Rajendra Mahato repeats debunked myth about Nepal’s water resources
Injina Panthi / June 4, 2020
On the ‘Janata Janna Chahanchhan’ program aired on Prime Times Television on May 31, Janata Samajwadi Party leader Rajendra Mahato spoke in length about a new constitution amendment bill brought by the government to alter Nepal’s map. The interview program centered around whether the parliament would unanimously endorse the bill. Mahato said all parties support the new map but he wants a package deal on constitution amendment so as to address the grievances of the Madhesi people.
In the course of the interview, Mahato made a few claims, which South Asia Check has fact-checked and found two of them to be wrong.
“During the 1989 economic blockade, [the government] brought kerosene from Bangkok by air.”
Toward the end of the Panchayat regime, India had imposed a 15-month-long blockade on Nepal apparently expressing dissatisfaction over Nepal’s purchase of weaponry from China. India announced the blockade right after the expiry of the Nepal-India treaties on trade and transit on March 23, 1989. India shut down 21 border points (10 main points and 11 others) with Nepal. India ended the blockade on July 1, 1990 after the restoration of democracy in Nepal.
In an interview published in Nagarik daily on October 5, 2015, Nara Bahadur Budhathoki, who was Nepal’s minister for commerce and supplies during the 1989 blockade, said that India, under pressure from the international community, had allowed Nepal to import fuel from Singapore via Kolkata. A translated version of the Nagarik interview was published in the Nepali Times weekly. In the interview, Budhathoki said Nepal had imported fuel also from Bangladesh during the 1989 blockade. Similarly, a report published by the Nepal Rastra Bank after the 2015 Indian economic blockade also mentioned that Nepal had imported fuel from Singapore and Bangladesh during the 1989 economic blockade.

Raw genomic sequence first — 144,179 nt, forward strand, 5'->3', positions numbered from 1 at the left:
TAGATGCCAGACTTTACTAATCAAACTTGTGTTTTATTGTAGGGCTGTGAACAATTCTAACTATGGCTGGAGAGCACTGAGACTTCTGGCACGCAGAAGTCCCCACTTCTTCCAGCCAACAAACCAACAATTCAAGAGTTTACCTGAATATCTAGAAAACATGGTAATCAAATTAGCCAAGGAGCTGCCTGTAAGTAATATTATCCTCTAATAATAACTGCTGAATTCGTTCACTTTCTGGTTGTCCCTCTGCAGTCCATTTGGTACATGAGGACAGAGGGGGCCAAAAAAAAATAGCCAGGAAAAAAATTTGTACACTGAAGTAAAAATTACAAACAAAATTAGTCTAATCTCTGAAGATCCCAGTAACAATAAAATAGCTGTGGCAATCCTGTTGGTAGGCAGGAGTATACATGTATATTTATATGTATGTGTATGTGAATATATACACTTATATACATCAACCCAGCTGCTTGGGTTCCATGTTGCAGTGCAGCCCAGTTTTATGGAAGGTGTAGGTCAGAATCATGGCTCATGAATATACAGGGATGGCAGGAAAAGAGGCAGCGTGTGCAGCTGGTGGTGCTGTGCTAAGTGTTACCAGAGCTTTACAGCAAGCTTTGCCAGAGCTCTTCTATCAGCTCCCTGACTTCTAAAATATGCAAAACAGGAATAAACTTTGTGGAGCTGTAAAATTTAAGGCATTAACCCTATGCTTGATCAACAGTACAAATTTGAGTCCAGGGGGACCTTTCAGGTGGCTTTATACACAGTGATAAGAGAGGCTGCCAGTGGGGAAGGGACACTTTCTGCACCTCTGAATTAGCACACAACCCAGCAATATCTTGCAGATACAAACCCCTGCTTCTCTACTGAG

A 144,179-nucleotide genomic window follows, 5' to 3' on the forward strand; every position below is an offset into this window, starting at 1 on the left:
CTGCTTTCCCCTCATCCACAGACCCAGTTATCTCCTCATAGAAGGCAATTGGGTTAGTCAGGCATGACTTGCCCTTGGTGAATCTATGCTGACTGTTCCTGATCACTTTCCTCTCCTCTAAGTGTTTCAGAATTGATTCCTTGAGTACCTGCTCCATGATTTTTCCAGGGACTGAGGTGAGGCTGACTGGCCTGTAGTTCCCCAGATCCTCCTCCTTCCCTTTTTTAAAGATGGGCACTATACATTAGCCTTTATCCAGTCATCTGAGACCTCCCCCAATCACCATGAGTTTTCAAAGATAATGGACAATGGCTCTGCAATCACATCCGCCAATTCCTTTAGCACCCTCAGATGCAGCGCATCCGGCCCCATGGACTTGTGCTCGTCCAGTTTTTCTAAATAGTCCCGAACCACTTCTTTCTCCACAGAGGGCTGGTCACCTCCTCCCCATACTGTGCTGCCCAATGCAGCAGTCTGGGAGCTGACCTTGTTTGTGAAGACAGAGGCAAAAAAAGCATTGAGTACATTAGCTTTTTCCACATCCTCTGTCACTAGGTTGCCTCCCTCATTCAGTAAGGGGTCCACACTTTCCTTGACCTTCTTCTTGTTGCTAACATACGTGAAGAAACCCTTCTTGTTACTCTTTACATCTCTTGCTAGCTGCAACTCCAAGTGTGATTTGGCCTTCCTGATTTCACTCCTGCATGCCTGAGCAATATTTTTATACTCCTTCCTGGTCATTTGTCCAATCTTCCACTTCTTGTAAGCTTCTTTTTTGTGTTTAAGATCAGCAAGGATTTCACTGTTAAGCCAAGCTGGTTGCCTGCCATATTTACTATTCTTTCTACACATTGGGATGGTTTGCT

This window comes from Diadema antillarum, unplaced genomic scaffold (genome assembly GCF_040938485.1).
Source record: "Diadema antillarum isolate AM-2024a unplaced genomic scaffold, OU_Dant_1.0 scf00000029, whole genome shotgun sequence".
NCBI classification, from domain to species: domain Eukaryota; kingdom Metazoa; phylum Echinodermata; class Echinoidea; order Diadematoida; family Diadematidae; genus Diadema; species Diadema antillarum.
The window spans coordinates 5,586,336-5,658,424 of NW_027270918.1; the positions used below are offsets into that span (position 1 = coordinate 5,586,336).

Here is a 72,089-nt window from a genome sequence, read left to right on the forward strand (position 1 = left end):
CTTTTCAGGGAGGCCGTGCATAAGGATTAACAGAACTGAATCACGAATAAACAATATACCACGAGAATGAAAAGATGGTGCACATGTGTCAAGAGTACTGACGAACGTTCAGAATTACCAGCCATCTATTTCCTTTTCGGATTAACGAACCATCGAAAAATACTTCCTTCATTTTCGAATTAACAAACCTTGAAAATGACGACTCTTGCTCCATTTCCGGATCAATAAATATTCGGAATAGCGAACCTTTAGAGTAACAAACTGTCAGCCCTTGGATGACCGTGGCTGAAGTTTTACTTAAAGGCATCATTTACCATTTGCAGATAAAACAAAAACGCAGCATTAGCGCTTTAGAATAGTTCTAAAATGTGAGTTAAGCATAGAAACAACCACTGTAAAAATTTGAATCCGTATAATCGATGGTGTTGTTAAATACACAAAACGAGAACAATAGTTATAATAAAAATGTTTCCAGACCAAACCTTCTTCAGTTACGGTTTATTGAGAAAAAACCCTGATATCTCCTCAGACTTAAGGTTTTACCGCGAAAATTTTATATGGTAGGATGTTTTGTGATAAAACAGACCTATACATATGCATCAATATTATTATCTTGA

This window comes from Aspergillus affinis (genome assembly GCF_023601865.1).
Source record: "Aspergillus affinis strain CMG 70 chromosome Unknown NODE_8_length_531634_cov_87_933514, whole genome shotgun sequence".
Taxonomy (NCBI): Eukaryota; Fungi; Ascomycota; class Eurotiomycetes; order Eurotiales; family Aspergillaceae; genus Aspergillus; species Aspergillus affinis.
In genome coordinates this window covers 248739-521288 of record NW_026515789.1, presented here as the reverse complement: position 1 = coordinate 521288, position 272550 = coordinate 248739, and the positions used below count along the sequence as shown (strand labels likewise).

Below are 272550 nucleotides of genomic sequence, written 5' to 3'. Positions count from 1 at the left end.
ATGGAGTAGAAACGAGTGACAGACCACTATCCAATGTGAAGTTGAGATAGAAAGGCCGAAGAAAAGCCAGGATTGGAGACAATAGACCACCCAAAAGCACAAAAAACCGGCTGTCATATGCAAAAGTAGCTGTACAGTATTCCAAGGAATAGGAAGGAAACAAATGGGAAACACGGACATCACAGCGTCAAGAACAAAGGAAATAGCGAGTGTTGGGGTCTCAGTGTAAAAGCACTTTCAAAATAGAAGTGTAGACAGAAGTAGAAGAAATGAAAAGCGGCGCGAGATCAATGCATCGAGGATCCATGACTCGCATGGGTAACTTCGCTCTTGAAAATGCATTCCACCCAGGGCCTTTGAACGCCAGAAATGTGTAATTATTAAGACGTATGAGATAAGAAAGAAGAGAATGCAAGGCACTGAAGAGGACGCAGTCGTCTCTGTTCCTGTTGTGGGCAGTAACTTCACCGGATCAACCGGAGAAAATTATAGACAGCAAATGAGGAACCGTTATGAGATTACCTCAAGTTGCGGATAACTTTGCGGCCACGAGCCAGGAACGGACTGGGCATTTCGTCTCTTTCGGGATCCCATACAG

Therefore, Mahato’s claim that Nepal airlifted fuel from Bangkok during the 1989 economic blockade is wrong.
“Nature has been benevolent to Nepal. Nepal is world’s second richest country in terms of water resources. But the water has been flowing out of the country for nothing. I mean water dollar, white gold. But Nepalis are growing poorer and poorer.”
Mahato’s second claim is also wrong. That Nepal is second richest country in the world in terms of water resources is just a popular myth.
South Asia Check had debunked this myth on January 18, 2017.
In that fact check report, we have mentioned that a country is regarded as rich or poor in water resources on the basis of the availability of renewable water resources within its territory.
The Food and Agriculture Organization of the United Nations had published a report in 2003, where the rich and poor countries of the world in terms of renewable water resources were identified. According to the report, Brazil, Russia, Canada, Indonesia, China, Columbia, USA, Peru and India are among the nine richest countries in terms of water resources. Nepal does not figure on the rich countries’ list.
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